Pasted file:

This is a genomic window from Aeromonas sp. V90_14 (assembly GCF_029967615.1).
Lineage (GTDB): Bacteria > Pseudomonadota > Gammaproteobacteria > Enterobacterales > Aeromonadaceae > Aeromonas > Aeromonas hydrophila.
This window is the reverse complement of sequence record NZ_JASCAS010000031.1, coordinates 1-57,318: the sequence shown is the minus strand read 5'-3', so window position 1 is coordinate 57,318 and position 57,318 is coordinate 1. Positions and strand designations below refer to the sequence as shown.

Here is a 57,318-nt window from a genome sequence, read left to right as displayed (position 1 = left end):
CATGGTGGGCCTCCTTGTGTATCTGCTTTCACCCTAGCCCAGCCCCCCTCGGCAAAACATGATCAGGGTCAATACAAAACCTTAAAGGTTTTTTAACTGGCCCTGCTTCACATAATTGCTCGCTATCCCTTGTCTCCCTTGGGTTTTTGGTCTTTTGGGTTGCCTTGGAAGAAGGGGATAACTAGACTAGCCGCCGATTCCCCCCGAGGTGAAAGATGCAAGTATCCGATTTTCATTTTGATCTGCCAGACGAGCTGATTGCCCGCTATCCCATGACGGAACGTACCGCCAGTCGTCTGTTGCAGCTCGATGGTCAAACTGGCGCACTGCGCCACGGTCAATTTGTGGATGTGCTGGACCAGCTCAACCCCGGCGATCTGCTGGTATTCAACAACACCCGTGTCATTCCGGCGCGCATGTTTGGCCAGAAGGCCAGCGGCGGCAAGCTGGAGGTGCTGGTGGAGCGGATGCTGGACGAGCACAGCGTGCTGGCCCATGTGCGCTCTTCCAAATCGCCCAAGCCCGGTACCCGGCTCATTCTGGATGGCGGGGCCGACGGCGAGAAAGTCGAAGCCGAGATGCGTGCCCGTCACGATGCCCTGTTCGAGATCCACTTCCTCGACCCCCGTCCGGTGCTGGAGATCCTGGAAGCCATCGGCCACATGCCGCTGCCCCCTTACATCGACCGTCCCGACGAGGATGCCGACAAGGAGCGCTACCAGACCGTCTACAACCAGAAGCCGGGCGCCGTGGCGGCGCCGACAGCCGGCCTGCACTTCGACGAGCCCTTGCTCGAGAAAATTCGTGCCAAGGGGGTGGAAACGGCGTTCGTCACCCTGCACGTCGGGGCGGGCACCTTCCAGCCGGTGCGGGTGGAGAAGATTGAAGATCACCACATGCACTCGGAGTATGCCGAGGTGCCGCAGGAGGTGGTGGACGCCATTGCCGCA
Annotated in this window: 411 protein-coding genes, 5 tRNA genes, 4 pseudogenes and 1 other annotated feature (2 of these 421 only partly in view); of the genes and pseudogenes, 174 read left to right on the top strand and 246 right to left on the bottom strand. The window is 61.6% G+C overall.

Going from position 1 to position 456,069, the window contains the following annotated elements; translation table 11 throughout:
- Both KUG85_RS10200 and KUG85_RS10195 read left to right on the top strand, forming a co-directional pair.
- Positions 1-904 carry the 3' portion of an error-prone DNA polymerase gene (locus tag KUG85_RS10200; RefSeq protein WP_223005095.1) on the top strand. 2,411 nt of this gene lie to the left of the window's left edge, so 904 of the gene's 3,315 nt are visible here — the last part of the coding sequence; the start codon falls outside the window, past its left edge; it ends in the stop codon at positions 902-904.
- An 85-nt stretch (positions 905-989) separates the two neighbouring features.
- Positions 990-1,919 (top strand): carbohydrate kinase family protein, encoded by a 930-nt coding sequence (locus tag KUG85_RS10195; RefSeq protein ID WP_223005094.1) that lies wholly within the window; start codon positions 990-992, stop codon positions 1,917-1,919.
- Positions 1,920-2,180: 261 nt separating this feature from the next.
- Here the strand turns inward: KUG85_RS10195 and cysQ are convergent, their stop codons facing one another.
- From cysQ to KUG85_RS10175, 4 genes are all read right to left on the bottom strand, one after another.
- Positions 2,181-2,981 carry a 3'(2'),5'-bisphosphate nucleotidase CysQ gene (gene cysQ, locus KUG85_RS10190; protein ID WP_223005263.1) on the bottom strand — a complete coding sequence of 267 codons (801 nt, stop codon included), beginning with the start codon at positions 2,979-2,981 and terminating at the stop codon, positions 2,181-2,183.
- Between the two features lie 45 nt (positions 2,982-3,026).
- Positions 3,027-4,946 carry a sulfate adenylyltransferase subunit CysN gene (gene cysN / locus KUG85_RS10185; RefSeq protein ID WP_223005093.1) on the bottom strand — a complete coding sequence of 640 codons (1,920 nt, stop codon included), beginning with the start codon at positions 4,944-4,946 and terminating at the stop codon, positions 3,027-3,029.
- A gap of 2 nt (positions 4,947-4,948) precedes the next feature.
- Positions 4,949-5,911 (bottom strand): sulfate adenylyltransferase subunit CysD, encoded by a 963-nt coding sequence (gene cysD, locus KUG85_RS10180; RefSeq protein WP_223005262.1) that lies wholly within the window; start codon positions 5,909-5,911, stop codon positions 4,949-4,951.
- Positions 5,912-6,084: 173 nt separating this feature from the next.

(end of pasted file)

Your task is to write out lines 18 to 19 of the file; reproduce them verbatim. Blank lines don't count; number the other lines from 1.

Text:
- A gap of 2 nt (positions 4,947-4,948) precedes the next feature.
- Positions 4,949-5,911 (bottom strand): sulfate adenylyltransferase subunit CysD, encoded by a 963-nt coding sequence (gene cysD, locus KUG85_RS10180; RefSeq protein WP_223005262.1) that lies wholly within the window; start codon positions 5,909-5,911, stop codon positions 4,949-4,951.